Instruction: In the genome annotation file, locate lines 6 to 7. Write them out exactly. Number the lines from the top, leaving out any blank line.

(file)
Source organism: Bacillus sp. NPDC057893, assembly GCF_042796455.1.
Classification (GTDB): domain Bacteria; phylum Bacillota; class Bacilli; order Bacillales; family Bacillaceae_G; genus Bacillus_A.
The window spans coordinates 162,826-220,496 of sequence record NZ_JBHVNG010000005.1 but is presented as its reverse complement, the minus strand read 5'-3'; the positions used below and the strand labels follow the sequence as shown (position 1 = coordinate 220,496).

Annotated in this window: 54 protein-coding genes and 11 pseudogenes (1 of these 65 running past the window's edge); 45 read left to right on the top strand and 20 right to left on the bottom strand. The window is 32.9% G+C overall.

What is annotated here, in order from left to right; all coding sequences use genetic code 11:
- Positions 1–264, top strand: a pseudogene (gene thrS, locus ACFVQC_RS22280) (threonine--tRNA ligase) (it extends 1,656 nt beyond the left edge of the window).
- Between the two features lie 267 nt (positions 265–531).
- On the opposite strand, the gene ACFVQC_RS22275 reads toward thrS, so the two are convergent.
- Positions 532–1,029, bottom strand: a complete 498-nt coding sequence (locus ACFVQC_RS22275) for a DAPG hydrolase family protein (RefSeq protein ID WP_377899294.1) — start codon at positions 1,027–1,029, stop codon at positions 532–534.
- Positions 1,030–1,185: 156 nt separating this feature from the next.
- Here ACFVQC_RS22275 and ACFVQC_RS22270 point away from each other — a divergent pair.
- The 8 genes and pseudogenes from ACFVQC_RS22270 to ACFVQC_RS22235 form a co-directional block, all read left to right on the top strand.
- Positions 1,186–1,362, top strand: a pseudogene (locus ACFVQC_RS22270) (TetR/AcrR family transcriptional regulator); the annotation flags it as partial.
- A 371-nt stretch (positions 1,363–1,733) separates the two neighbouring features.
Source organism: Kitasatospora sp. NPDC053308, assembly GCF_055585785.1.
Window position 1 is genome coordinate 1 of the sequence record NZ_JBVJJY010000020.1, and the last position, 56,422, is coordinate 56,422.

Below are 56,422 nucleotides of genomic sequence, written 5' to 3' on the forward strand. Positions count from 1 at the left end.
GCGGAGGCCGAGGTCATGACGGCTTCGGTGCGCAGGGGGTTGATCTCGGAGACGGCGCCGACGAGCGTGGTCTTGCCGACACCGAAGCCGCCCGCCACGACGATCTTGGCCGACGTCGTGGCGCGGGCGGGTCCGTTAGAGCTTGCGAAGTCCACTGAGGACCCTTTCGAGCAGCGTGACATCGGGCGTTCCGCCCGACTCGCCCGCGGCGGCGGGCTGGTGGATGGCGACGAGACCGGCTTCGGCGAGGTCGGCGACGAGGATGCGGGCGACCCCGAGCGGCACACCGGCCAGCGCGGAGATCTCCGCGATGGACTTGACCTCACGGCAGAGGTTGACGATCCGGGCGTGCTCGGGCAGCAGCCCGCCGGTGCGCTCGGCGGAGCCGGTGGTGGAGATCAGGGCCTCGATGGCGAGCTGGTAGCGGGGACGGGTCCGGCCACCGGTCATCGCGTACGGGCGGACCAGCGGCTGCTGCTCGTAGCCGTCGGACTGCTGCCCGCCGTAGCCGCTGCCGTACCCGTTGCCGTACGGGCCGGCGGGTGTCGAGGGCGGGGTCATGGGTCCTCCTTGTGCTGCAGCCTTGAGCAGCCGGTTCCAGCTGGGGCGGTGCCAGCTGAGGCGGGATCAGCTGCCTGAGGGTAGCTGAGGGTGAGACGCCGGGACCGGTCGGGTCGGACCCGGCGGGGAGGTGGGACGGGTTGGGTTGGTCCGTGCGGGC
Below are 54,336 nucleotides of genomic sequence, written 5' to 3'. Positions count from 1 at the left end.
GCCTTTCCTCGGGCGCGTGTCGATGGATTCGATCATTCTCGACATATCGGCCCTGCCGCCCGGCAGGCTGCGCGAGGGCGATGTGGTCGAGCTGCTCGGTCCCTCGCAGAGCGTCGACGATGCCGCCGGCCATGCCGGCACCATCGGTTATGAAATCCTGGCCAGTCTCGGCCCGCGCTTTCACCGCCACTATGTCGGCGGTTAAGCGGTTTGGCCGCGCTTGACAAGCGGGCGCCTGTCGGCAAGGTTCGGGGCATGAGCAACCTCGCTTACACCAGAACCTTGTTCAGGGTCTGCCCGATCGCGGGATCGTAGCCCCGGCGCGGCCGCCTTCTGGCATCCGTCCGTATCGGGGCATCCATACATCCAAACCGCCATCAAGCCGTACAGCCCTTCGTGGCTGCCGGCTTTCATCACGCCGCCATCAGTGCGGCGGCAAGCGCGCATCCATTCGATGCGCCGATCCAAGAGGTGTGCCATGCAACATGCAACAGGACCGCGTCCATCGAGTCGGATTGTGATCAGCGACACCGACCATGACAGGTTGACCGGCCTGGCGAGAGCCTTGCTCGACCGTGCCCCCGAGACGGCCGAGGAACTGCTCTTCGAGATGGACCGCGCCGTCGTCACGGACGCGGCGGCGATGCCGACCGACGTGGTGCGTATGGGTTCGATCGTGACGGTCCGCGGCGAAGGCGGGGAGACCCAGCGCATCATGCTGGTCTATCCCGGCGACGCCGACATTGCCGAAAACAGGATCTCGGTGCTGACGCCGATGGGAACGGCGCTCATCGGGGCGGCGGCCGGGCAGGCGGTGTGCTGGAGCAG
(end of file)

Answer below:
- Positions 1–264, top strand: a pseudogene (gene thrS, locus ACFVQC_RS22280) (threonine--tRNA ligase) (it extends 1,656 nt beyond the left edge of the window).
- Between the two features lie 267 nt (positions 265–531).